I am still hanging on hopefully to the third level goal of achieving at a professional study target.
But what is the target, or goal. The doctor told my mother that– — — — -“Study is out from now on– -“
So– — — — — — — -what , instead? Something meaningful. The Beatles seemed to have an answer.
“We can work it out”.
I am still as confused as ever.– — — — — — — Third level? — — — -Yes/No?
My scenario in Flannan’s College, when I was doing well, and doing Latin/ Greek, for my
Inter. Cert., was in the Church at night. The Lonely student at night, I called it.
At sixteen, I applied myself to Latin,– — — -Gallic War(Caesar), and did well.
Then, I began to go off the rails.
I began to become less perfectionistic with the Latin professor, a priest, in my fourth year.
Transition year, that is. I eased up on the perfection, with the priest who taught us History
and Geography, for the Leaving. I began to take my foot off the pedal, very much, in History
and Geography. The Maths. And Physics were way too much for me. I began to let things slide.
My previous very good goals began to become less important, and my achievements became
less, and less. I just let things go. A guilty conscience began to raise its ugly head. My previous
brilliant student role became less, and less.
If only! I began to compare myself unfavourably with others. I generally lost interest in achieving
academically. There was nothing I could do to arrest the downward slide.
I began to compare myself unfavorably with my brother, who, at this stage, had gone on to
University. I was , meantime, in the teacher training college, in Drumcondra, and not doing so well.
At this stage, I had been diagnosed, labelled, and incarcerated, not to mention the medication.
I began to lower my expectations in life, and moderated my goals. I began to change my thinking.
I never got on well with third level professors in the Irish Universities. I began to look across the
water, at the U.K. I found the syllabus of International Correspondence Schools, London, and
completed a course in Storekeeping. I succeeded in obtaining a job, as a library assistant, in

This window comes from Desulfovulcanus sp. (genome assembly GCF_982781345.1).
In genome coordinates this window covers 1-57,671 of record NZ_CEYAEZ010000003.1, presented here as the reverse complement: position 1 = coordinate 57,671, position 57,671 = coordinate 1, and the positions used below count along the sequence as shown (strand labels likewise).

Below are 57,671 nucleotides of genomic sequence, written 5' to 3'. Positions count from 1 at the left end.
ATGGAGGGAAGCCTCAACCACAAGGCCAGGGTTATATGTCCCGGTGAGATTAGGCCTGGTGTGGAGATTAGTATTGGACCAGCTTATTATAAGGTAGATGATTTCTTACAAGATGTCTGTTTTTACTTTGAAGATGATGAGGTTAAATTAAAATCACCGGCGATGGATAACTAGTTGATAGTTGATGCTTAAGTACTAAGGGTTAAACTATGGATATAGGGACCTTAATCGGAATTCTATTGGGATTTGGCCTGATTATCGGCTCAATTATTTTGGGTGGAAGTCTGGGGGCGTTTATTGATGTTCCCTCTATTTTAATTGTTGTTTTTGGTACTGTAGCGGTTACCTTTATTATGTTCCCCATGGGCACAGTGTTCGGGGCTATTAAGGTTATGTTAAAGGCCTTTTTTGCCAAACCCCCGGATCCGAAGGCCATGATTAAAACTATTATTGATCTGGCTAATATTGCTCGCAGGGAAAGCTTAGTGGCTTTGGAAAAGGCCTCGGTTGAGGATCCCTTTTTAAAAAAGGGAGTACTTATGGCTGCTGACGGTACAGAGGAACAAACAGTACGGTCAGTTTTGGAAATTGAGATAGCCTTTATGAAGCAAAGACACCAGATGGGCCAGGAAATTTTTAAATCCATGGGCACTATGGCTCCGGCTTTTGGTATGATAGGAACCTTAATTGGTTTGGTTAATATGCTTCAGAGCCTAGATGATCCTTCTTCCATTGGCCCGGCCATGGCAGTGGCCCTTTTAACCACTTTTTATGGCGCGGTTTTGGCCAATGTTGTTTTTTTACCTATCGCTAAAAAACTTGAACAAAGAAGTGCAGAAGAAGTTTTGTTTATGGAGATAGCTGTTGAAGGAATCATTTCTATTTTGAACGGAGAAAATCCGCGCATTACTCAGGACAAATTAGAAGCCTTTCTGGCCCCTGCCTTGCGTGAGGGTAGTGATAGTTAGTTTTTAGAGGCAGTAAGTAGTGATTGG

Newbridge, Co. Kildare. My late father (God rest him) put it very well, when he said,”The
library is a kind of store”.
But, I did not value the job well enough, and abandoned a promising career with Kildare Co.
Council. I left the library without telling the boss, and hopped on a bus to Dublin. It must have
looked like I was irresponsible , and I paid the price. I thought it was easy to get a job
but I found , to my cost, that such was not the case. My boss in the library refused to
take me back. I spent a few days in Gardiner Street, in a bed and breakfast , in Dublin,
and searched around the locality, hoping to find anything in the nature of a job.
But, all to no avail!
I travelled back home to West Clare to my parents’ house. My mother
was disappointed to see me back home again. This was compounded by the fact that I had
purchased a yellow satin bellbottoms trousers, and a loud yellow jacket. The hit records of the
time were Gilbert O Sullivan’s “Nothing Rhymed”, and George Harrison’s, “My sweet Lord”.
Also , another hit record was Tony Kenny, singing,”Hey girl, what you doing down there”?
And, Neil Diamond, singing,”I am, I said”.
I remember songs from Red Hurley, such as,”Bring back the good times”, and I loved to hear
Red on the radio. Neil Sedaka hit the charts with his,”Happy Birthday, sweet sixteen”.
I was a regular purchaser of the “New Spotlight” magazine, with all the very latest news
on the Showbands.
Being at home, once again, kind of eased the pressure on me, but I still was ambitious to get
a job. My father offered me a job as a meter-reader, with the E.S.B. He was the local E.S. B.
Boss. It suited me better, as I was at home, and felt better. I was on medication. And could
go to all the local dances, and lived with my parents. My brother was doing accountancy
at this time, in Dublin. I settled into the role of the local meter-reader. I also became involved
with the local Fianna Fail cumann. We held church gate collections, and fundraised with socials
in the local hall. I also attended Ard Fheishes, and Youth Conferences. We also canvassed for local
politicians, at election time. The year was 1971/2.